The derivative noun "zoosexuality" is sometimes used by self-identified zoophiles in both support groups and on internet-based discussion forums to designate sexual orientation manifesting as romantic or emotional involvement with, or sexual attraction to, non-human animals.
Some zoophiles and researchers draw a distinction between zoophilia and bestiality, using the former to describe the desire to form sexual relationships with animals, and the latter to describe the sex acts alone.
Sexual fantasies about zoophilic acts can occur in people who do not have any wish to experience them in real life.
Nancy Friday notes that zoophilia as a fantasy may provide an escape from cultural expectations, restrictions, and judgements in regard to sex.
Masters (1962) says that some brothel madams used to stage exhibitions of animals mating, as they found it aroused potential clientele, and that this may have encouraged the clients to engage in bestiality.
Zoophilia has been partly discussed by several sciences: Psychology (the study of the human mind), sexology (a relatively new discipline primarily studying human sexuality), ethology (the study of animal behavior), and anthrozoology (the study of human-animal interactions and bonds).
Some researchers distinguish between zoophilia (as a persistent sexual interest in animals) and bestiality (as sexual acts with animals), because bestiality is often not driven by a sexual preference for animals.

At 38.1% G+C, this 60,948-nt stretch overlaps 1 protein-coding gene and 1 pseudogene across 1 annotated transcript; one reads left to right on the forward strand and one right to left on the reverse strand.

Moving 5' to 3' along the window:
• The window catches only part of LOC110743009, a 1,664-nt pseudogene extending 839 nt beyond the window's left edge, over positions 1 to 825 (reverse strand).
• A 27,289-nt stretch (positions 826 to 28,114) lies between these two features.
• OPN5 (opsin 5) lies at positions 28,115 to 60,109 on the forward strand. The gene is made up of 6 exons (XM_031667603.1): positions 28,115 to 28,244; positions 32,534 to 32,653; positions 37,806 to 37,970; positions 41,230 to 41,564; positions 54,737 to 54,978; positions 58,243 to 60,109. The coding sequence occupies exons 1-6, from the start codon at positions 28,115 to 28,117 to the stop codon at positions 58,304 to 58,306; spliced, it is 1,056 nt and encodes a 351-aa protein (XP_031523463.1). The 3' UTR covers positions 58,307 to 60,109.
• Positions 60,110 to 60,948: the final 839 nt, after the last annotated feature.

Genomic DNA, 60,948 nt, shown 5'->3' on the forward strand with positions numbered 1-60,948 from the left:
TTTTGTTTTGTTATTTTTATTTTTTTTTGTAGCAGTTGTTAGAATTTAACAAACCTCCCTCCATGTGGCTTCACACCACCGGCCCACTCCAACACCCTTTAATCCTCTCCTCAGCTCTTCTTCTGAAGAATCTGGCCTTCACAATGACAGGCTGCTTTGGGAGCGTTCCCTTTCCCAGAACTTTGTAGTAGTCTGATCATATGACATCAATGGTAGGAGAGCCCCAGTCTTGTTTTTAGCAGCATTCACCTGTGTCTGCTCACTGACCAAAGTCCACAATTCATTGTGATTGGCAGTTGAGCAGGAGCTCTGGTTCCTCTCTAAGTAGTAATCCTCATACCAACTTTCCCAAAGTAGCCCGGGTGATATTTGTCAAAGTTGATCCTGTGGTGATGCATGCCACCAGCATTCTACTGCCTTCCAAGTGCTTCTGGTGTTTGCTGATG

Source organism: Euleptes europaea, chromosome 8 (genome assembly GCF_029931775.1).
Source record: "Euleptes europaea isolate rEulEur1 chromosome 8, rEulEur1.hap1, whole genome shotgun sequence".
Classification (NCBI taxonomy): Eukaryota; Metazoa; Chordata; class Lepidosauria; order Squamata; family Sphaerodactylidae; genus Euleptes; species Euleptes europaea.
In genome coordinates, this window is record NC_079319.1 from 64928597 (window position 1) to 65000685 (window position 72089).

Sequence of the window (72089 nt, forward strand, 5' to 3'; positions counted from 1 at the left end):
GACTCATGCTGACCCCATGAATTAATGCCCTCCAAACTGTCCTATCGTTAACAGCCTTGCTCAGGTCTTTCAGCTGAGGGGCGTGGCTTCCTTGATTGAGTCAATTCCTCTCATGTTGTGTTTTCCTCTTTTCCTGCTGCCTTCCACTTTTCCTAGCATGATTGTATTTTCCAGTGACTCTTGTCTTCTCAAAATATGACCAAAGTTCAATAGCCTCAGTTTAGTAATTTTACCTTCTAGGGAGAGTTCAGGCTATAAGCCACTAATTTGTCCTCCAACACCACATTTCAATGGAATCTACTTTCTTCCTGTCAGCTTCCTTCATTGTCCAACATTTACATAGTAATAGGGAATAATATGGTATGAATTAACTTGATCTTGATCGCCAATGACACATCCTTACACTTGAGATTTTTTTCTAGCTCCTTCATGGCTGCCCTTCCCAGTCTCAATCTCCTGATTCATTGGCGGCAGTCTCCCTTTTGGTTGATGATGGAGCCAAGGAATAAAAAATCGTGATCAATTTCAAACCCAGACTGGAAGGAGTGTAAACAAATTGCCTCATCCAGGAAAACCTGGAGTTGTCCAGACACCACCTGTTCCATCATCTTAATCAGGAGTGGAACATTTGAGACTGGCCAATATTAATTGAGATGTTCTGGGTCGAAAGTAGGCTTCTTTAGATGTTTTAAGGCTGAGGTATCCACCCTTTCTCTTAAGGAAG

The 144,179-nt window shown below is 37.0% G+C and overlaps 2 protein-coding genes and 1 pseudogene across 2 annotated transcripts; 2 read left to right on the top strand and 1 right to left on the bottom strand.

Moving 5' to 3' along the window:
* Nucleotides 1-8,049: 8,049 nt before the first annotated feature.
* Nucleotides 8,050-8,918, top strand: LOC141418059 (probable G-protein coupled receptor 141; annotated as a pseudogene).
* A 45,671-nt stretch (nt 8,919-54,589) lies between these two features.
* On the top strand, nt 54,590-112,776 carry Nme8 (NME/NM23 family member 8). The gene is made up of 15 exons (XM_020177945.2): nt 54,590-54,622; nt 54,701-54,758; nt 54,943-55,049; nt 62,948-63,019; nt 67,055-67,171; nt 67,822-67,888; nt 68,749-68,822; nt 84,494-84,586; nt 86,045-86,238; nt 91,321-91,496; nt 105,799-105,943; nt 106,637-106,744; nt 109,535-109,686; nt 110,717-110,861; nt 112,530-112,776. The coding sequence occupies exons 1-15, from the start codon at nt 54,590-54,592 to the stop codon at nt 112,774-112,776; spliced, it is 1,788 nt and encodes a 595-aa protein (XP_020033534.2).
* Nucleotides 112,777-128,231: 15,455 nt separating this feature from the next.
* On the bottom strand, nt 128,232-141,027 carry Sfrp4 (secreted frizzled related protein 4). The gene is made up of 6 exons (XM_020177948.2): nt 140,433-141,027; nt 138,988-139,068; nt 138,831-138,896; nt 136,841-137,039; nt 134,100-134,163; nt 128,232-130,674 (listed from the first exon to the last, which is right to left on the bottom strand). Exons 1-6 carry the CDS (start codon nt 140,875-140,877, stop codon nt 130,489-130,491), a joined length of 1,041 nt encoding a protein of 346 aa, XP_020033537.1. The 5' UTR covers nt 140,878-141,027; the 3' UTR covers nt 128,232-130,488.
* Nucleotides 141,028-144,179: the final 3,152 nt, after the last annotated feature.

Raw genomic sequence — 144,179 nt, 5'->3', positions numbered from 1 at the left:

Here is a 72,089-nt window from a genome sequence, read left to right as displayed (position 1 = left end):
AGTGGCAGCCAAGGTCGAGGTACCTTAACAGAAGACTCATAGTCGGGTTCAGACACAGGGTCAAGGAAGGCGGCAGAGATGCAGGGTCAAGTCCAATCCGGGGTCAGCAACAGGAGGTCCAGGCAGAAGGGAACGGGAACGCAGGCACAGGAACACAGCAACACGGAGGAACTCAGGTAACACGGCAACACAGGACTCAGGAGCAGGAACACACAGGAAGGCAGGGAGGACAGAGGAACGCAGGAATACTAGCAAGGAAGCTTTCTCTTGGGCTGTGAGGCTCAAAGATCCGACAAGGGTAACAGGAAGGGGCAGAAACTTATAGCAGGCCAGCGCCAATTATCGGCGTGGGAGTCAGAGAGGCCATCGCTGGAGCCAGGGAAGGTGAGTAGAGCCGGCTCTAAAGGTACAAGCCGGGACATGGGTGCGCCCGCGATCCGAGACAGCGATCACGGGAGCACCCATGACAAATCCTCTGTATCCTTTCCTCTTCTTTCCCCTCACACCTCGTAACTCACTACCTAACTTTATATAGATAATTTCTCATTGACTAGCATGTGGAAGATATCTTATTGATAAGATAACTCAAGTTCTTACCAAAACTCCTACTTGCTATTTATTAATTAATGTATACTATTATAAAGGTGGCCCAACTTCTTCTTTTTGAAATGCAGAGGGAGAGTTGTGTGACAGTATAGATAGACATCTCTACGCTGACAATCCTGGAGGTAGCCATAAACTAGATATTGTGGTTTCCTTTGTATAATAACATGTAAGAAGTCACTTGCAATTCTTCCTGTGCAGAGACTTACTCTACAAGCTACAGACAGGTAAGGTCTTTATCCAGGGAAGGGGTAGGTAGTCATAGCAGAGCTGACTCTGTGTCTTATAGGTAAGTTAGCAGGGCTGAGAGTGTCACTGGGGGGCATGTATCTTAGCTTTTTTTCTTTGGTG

Ernest Bornemann (1990, cited by Rosenbauer, 1997) coined the separate term zoosadism for those who derive pleasure – sexual or otherwise – from inflicting pain on animals.
The percentage of males who reported sexual interactions with animals in 1974 was 4.9% (1948: 8.3%), and in females in 1974 was 1.9% (1953: 3.6%).
Miletski believes this is not due to a reduction in interest but merely a reduction in opportunity.
It may also be touched upon by sociology which looks both at zoosadism in examining patterns and issues related to sexual abuse and at non-sexual zoophilia in examining the role of animals as emotional support and companionship in human lives, and may fall within the scope of psychiatry if it becomes necessary to consider its significance in a clinical context. 18, February 2011) states that sexual contact with animals is almost never a clinically significant problem by itself; Additionally, zoophiles in categories 2, 3, and 8 (romantic zoophiles, zoophilic fantasizers, and regular zoophiles) are the most common, while zoophiles found in categories 6 and 7 (sadistic bestials and opportunistic zoophiles) are the least common.
Zoophilia may reflect childhood experimentation, sexual abuse or lack of other avenues of sexual expression.
Confusing the matter yet further, writing in 1962, Masters used the term bestialist specifically in his discussion of zoosadism.